In my mission to ban butter from all dishes, I had been searching the Internet for butter less brownies and olive oil brownies. Hence the recipe from the week before last. Which is a good recipe and makes what it says it does: pudding-textured brownies. But I desire (dare I say demand?) the only TRUE brownie - dense and fudgey. (I won't even talk to you if you insist a brownie should be cakey. You aren't worth the debate. And you are probably English.) So in my mission to create a butter less fudgey piece of chocolatey heaven I finally did what I should have done in the first place. I simply took my simple, go-to brownie recipe (bakers-one-bowl, amen) and substituted extra virgin olive oil for butter. And oh how it worked! A dream. A diary-free dream.

If you live in England and can't get unsweetened bar chocolate then don't attempt to make these. I'm telling you just adding less sugar will NOT work the same way. Lindt makes a 99% bar but it's a bit hard to find. Speciality stores like panzers import Bakers unsweetened chocolate from America. (wish they imported ghiradelli instead!)

Best Brownies
Adapted from Baker's One-Bowl Brownies

Do try and use cake flour... It really makes a big difference.

4 oz unsweetened chocolate (bar not powder!)
3/4 cup extra virgin olive oil
2 cups white sugar
1 teaspoon vanilla
1/4 teaspoon almond extract
3 medium eggs
Scant 1 cup cake (ultra-fine) flour
1/2 teaspoon salt
1 cup coarsely chopped pecans (optional)

Put the chocolate and oil in a large sauce pot over low heat until chocolate is melted, stirring occasionally. Take off the heat and let cool several minutes. Stir in the sugar then the vanilla and almond extract. Add the eggs one at a time, beating well after each addition. Fold in the flour and salt, stop when flour is just incorporated. Fold in the pecans, if using. Spread into a 9x9 inch pan and bake at 350 degree F until just set and tester comes out with very damp crumbs, about 20 minutes. Do not overbake. Brownies are much better under done than over done!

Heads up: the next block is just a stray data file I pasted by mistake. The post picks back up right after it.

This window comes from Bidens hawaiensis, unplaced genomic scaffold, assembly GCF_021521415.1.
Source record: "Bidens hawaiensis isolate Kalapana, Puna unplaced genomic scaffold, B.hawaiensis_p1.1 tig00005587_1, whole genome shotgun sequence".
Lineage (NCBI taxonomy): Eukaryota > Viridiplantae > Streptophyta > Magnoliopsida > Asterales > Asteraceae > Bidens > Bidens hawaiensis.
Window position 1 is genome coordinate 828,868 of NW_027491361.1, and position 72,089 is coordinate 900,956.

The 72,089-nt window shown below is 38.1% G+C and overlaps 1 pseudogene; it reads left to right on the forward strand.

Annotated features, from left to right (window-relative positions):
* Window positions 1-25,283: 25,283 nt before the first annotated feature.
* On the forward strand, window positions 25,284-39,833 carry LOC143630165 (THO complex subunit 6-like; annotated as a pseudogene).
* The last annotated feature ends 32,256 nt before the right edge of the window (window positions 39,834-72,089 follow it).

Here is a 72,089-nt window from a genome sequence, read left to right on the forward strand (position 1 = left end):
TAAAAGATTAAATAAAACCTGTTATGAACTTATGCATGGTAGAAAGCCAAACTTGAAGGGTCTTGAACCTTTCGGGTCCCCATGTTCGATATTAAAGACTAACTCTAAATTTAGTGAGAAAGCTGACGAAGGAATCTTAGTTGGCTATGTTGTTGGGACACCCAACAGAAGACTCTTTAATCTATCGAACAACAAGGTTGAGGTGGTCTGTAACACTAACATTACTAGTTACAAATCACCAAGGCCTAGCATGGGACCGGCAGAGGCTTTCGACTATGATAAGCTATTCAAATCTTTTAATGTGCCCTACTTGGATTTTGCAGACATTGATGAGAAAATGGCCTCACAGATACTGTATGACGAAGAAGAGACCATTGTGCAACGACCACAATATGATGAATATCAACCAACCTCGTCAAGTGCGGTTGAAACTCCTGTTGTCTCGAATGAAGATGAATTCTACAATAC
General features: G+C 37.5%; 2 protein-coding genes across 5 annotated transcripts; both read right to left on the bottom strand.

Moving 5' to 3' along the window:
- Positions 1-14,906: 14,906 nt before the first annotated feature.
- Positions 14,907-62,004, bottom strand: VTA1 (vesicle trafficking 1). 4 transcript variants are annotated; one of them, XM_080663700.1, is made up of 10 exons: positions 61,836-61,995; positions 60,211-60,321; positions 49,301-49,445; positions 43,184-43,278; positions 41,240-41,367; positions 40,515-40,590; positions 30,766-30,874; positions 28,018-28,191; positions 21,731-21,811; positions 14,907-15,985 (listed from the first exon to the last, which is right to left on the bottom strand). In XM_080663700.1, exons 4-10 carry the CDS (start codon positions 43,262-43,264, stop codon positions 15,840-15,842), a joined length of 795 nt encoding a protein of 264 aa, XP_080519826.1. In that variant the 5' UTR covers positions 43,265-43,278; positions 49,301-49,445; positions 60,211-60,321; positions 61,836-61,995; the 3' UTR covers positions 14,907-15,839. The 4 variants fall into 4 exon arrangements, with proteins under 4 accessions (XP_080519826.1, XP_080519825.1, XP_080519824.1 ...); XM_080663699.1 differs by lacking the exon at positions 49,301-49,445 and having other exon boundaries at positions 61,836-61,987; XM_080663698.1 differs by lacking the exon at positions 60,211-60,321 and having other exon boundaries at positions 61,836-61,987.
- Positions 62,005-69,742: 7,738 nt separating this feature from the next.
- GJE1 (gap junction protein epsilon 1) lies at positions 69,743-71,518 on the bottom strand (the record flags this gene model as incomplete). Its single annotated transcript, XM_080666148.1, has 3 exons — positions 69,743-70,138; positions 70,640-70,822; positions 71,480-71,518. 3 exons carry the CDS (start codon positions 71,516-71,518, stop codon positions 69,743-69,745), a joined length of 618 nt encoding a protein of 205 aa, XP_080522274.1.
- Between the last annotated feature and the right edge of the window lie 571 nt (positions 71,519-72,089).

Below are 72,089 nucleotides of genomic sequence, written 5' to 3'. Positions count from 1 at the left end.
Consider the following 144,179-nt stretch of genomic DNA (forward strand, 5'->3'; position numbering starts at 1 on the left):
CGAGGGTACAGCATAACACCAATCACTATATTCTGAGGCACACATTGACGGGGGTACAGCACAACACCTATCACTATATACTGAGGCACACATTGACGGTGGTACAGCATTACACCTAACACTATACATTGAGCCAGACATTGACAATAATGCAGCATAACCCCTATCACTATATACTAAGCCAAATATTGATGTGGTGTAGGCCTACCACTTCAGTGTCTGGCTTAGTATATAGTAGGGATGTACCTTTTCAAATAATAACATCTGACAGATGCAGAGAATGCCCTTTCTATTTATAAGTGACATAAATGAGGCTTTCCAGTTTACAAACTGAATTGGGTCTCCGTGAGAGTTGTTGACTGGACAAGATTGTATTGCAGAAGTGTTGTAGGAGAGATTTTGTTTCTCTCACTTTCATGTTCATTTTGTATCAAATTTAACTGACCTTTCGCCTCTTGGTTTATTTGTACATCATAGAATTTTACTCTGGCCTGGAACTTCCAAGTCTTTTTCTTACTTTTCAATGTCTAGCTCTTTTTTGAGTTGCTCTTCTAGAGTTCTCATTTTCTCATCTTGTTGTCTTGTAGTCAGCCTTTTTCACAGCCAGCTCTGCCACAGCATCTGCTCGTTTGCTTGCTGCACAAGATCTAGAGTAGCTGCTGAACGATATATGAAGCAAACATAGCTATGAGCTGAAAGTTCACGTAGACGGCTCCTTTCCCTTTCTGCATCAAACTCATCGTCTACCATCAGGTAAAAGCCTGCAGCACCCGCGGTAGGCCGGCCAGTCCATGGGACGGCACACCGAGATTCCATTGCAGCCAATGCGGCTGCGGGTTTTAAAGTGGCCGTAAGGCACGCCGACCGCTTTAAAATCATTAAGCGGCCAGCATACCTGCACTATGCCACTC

Friday, May 10, 2013

Olivia's banana bread

I told a friend recently that I wasn't trying to attract a readership to this blog because I couldn't be bothered with readers who didn't know how to cream butter. Her response was - or course - how do you cream butter? I'm still not backtracking on this one - I will not be one of those bloggers who teaches baking picture by picture (I have neither the time nor the inclination) but creaming butter is of importance in this recipe. You can just melt the butter and the bread will taste just fine, but not fantastic. Here's a basic guide: how to cream butter. If you find your butter is still too solid, then put it in the microwave for 10 seconds at a time on the lowest heat setting possible. To bring your eggs to room temperature quickly immerse them in a bowl of hot tap water for a few minutes.

The only other thing to be absolute sure of is that you use OVERRIPE bananas. I cannot stress enough how important this is! I'm talking black bananas. Bananas that have brown spots on the inside too. Too often I taste banana bread that has an artificial banana taste to it. This is the result of using ripe-for-eating bananas. Just.... trust me on this one. Here's a picture of how ripe I mean:

A good trick is to put over-ripe bananas in the freezer. I usually end up with one banana per bunch that end up getting over-ripe enough, and I just plunk it in the freezer. When I have three I just defrost overnight in the frig and make banana bread in the morning!

Historically, I use 1/3 whole wheat flour and 2/3 white flour. More recently I've been using 2/3 whole grain spelt and 1/3 buckwheat.  And for sugar: historically I just used white sugar but more recently have been using agave syrup or unrefined sugar (which is a bit coarser than normal sugar.) All work great so use whatever you have to hand.